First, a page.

UK honours system open to anyone in the world

With the election out of the way, if not the repercussions, it’s time to turn our attention to the Queen’s Birthday Honours List which is due to be announced this Saturday.
I’ll be in touch with my predictions for the upcoming list later this week. Before doing so I wanted to shed some light on the rules around making Queen’s honours nominations for worthy people who are either UK citizens and live abroad or are not UK citizens. We receive loads of calls from potential nominees and the media about this and the rules are clear:
You can nominate anyone for an honour if they live or work abroad and they’ve made achievements in either:

  • the UK and their achievements have a significant international element to them
  • or another country

Nominees who are not British citizens can be given an ‘honorary award’.
Here’s an interview I did on this subject for Arabian Business magazine yesterday (click on the photo below):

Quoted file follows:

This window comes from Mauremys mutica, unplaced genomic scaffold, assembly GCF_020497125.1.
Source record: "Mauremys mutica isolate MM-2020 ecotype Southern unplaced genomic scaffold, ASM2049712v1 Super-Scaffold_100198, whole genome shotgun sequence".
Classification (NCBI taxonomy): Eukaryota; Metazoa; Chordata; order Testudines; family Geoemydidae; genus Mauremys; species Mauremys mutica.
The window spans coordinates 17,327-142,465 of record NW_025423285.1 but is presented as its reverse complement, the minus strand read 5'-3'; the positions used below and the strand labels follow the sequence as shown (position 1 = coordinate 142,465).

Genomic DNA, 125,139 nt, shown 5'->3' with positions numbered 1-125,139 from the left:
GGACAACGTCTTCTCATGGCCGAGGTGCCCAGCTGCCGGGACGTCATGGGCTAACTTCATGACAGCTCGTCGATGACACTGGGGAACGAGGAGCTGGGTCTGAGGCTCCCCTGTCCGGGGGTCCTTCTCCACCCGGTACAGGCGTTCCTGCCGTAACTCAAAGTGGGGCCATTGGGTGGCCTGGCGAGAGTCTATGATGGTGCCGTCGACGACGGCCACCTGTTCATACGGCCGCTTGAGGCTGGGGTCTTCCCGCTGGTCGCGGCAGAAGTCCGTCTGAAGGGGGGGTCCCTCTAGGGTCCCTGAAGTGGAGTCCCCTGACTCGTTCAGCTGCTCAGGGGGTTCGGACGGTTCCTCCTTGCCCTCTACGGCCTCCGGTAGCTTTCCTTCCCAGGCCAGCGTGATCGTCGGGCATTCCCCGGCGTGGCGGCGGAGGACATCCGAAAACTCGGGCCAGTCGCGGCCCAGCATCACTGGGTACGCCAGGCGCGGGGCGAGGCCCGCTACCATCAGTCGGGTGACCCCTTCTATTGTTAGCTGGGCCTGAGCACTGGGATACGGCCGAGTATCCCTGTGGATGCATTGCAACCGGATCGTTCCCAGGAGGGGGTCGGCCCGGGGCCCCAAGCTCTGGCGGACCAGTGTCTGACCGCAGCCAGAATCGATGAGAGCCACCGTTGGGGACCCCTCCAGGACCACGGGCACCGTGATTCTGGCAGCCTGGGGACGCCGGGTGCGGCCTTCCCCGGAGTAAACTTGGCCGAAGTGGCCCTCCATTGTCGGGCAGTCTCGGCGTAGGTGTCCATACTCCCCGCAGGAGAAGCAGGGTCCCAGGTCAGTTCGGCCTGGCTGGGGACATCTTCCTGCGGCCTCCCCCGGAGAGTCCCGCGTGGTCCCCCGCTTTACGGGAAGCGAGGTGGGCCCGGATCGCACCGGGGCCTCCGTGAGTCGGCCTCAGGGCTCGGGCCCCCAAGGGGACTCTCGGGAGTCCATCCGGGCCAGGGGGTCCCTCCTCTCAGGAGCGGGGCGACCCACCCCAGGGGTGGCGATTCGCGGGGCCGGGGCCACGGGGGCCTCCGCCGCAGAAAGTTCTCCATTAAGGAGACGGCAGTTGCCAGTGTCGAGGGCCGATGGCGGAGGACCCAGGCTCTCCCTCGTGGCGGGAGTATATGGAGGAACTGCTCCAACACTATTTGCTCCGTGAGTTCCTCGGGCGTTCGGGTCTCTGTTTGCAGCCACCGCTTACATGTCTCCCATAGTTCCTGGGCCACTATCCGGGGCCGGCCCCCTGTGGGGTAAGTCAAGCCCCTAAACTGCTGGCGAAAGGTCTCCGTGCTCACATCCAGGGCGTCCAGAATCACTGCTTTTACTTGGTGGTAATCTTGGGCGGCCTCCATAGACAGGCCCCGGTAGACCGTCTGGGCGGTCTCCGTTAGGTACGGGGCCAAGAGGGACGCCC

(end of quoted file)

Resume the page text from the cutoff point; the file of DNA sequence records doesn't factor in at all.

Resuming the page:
Frenchman and Abu Dhabi resident Jean-Paul Villain receiving his OBE from the UK Ambassador to the UAE, Mr Dominic Jermey at the British Embassy in 2014

Here’s a link to what the Cabinet Office say on their website.

So to clarify, you don’t need to be a British citizen and your achievements don’t have to relate to the UK. This is an important and much misunderstood fact that opens up the UK honours system to anyone, based anywhere in the world, regardless of whether they are a UK citizen and regardless of whether their achievements relate to the UK or another country. So, as long as your nominee is worthy, you can put them forward.

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